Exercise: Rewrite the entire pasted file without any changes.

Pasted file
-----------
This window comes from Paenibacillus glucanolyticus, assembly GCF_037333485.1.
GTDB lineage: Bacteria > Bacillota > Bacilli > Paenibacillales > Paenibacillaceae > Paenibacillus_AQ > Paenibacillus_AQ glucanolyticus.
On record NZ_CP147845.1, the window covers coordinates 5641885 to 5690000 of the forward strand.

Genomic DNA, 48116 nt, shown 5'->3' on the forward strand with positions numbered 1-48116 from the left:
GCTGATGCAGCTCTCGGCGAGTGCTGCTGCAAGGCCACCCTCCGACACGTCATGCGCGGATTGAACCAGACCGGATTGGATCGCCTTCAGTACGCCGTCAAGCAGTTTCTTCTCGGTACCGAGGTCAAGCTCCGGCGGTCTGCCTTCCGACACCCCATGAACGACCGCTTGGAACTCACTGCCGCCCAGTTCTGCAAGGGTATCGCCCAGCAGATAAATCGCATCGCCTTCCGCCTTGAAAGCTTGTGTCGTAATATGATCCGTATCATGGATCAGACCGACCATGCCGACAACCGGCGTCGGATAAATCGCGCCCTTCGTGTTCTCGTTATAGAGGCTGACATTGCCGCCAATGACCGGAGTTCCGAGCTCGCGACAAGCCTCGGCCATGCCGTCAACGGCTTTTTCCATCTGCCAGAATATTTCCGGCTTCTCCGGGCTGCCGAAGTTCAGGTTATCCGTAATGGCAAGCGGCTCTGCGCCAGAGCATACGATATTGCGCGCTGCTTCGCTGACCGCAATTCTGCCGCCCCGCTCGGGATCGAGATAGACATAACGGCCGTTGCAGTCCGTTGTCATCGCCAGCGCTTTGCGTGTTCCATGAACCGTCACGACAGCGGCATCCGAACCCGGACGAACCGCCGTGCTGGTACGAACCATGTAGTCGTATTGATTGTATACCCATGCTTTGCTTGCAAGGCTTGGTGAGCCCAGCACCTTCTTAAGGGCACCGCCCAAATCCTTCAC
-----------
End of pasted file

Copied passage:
This window comes from Paenibacillus glucanolyticus, assembly GCF_037333485.1.
GTDB lineage: Bacteria > Bacillota > Bacilli > Paenibacillales > Paenibacillaceae > Paenibacillus_AQ > Paenibacillus_AQ glucanolyticus.
On record NZ_CP147845.1, the window covers coordinates 5641885 to 5690000 of the forward strand.

Genomic DNA, 48116 nt, shown 5'->3' on the forward strand with positions numbered 1-48116 from the left:
GCTGATGCAGCTCTCGGCGAGTGCTGCTGCAAGGCCACCCTCCGACACGTCATGCGCGGATTGAACCAGACCGGATTGGATCGCCTTCAGTACGCCGTCAAGCAGTTTCTTCTCGGTACCGAGGTCAAGCTCCGGCGGTCTGCCTTCCGACACCCCATGAACGACCGCTTGGAACTCACTGCCGCCCAGTTCTGCAAGGGTATCGCCCAGCAGATAAATCGCATCGCCTTCCGCCTTGAAAGCTTGTGTCGTAATATGATCCGTATCATGGATCAGACCGACCATGCCGACAACCGGCGTCGGATAAATCGCGCCCTTCGTGTTCTCGTTATAGAGGCTGACATTGCCGCCAATGACCGGAGTTCCGAGCTCGCGACAAGCCTCGGCCATGCCGTCAACGGCTTTTTCCATCTGCCAGAATATTTCCGGCTTCTCCGGGCTGCCGAAGTTCAGGTTATCCGTAATGGCAAGCGGCTCTGCGCCAGAGCATACGATATTGCGCGCTGCTTCGCTGACCGCAATTCTGCCGCCCCGCTCGGGATCGAGATAGACATAACGGCCGTTGCAGTCCGTTGTCATCGCCAGCGCTTTGCGTGTTCCATGAACCGTCACGACAGCGGCATCCGAACCCGGACGAACCGCCGTGCTGGTACGAACCATGTAGTCGTATTGATTGTATACCCATGCTTTGCTTGCAAGGCTTGGTGAGCCCAGCACCTTCTTAAGGGCACCGCCCAAATCCTTCAC